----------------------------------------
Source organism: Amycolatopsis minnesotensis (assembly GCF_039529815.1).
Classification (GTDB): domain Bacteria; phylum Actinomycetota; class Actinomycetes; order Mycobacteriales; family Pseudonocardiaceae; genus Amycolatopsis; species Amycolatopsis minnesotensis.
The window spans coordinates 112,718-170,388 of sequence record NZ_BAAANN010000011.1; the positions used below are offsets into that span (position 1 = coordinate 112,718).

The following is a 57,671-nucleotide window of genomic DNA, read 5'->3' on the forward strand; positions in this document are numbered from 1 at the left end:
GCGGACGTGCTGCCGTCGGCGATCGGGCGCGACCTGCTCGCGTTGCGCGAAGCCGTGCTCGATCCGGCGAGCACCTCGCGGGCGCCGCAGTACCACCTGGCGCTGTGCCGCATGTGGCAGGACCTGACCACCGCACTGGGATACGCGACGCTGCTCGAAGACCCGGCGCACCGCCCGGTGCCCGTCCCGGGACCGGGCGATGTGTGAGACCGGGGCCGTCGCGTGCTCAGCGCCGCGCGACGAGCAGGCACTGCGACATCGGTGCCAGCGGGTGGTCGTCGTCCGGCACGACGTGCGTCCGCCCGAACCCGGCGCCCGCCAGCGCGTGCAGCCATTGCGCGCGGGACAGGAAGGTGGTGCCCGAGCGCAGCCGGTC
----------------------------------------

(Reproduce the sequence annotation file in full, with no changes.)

Source organism: Amycolatopsis minnesotensis (assembly GCF_039529815.1).
Classification (GTDB): domain Bacteria; phylum Actinomycetota; class Actinomycetes; order Mycobacteriales; family Pseudonocardiaceae; genus Amycolatopsis; species Amycolatopsis minnesotensis.
The window spans coordinates 112,718-170,388 of sequence record NZ_BAAANN010000011.1; the positions used below are offsets into that span (position 1 = coordinate 112,718).

The following is a 57,671-nucleotide window of genomic DNA, read 5'->3' on the forward strand; positions in this document are numbered from 1 at the left end:
GCGGACGTGCTGCCGTCGGCGATCGGGCGCGACCTGCTCGCGTTGCGCGAAGCCGTGCTCGATCCGGCGAGCACCTCGCGGGCGCCGCAGTACCACCTGGCGCTGTGCCGCATGTGGCAGGACCTGACCACCGCACTGGGATACGCGACGCTGCTCGAAGACCCGGCGCACCGCCCGGTGCCCGTCCCGGGACCGGGCGATGTGTGAGACCGGGGCCGTCGCGTGCTCAGCGCCGCGCGACGAGCAGGCACTGCGACATCGGTGCCAGCGGGTGGTCGTCGTCCGGCACGACGTGCGTCCGCCCGAACCCGGCGCCCGCCAGCGCGTGCAGCCATTGCGCGCGGGACAGGAAGGTGGTGCCCGAGCGCAGCCGGTC